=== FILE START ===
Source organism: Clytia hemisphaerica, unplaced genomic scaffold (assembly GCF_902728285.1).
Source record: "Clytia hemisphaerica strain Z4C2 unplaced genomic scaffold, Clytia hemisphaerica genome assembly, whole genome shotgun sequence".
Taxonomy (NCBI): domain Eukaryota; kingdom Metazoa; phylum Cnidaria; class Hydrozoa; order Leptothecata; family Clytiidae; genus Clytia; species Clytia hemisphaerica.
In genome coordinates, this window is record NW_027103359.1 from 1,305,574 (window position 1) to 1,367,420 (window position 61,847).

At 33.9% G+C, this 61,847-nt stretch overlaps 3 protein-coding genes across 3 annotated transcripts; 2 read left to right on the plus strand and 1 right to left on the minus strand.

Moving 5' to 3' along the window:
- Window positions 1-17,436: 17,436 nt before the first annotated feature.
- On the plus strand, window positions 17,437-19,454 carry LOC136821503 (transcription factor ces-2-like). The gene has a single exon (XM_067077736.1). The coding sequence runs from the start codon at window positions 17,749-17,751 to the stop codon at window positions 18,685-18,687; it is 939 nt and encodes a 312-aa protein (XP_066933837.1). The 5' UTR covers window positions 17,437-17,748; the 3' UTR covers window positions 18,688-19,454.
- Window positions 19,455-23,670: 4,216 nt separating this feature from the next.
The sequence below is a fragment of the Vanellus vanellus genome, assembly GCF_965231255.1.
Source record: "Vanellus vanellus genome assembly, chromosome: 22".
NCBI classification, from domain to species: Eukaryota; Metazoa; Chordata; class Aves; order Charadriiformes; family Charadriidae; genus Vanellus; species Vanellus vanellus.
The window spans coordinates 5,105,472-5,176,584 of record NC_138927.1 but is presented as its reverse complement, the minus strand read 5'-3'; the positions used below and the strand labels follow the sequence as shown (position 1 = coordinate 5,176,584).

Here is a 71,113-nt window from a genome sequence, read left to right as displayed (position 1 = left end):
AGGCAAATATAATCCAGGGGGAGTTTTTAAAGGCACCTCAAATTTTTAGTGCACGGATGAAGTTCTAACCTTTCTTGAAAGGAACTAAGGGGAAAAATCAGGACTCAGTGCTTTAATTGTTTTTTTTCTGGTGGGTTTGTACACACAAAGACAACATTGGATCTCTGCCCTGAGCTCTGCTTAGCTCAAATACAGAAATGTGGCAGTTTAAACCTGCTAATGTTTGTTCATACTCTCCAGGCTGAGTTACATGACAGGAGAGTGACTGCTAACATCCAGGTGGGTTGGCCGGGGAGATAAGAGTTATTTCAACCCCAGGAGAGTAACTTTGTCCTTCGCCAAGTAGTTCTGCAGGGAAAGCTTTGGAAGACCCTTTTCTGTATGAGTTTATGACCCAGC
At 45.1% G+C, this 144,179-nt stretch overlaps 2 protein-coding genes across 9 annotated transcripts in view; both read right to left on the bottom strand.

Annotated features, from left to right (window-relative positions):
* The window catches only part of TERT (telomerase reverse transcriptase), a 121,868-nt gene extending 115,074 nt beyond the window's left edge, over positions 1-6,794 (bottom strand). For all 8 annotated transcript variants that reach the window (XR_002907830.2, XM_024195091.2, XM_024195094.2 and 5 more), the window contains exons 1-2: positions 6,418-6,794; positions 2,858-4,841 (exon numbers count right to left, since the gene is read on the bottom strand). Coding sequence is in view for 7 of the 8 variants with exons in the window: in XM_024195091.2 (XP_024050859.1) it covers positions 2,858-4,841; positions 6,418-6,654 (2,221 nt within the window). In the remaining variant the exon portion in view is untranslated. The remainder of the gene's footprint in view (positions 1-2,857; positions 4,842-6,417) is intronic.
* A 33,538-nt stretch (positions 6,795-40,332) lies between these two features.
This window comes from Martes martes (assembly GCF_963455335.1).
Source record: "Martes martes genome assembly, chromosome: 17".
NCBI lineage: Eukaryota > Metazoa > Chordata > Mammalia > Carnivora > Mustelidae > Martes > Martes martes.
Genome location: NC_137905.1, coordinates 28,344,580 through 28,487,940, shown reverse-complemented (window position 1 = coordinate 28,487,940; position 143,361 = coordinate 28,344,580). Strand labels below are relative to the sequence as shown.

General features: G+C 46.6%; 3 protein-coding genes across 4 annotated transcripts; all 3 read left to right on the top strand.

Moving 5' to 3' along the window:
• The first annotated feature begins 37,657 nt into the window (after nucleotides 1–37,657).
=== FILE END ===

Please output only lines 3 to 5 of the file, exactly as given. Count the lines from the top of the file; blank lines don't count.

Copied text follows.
Taxonomy (NCBI): domain Eukaryota; kingdom Metazoa; phylum Cnidaria; class Hydrozoa; order Leptothecata; family Clytiidae; genus Clytia; species Clytia hemisphaerica.
In genome coordinates, this window is record NW_027103359.1 from 1,305,574 (window position 1) to 1,367,420 (window position 61,847).

At 33.9% G+C, this 61,847-nt stretch overlaps 3 protein-coding genes across 3 annotated transcripts; 2 read left to right on the plus strand and 1 right to left on the minus strand.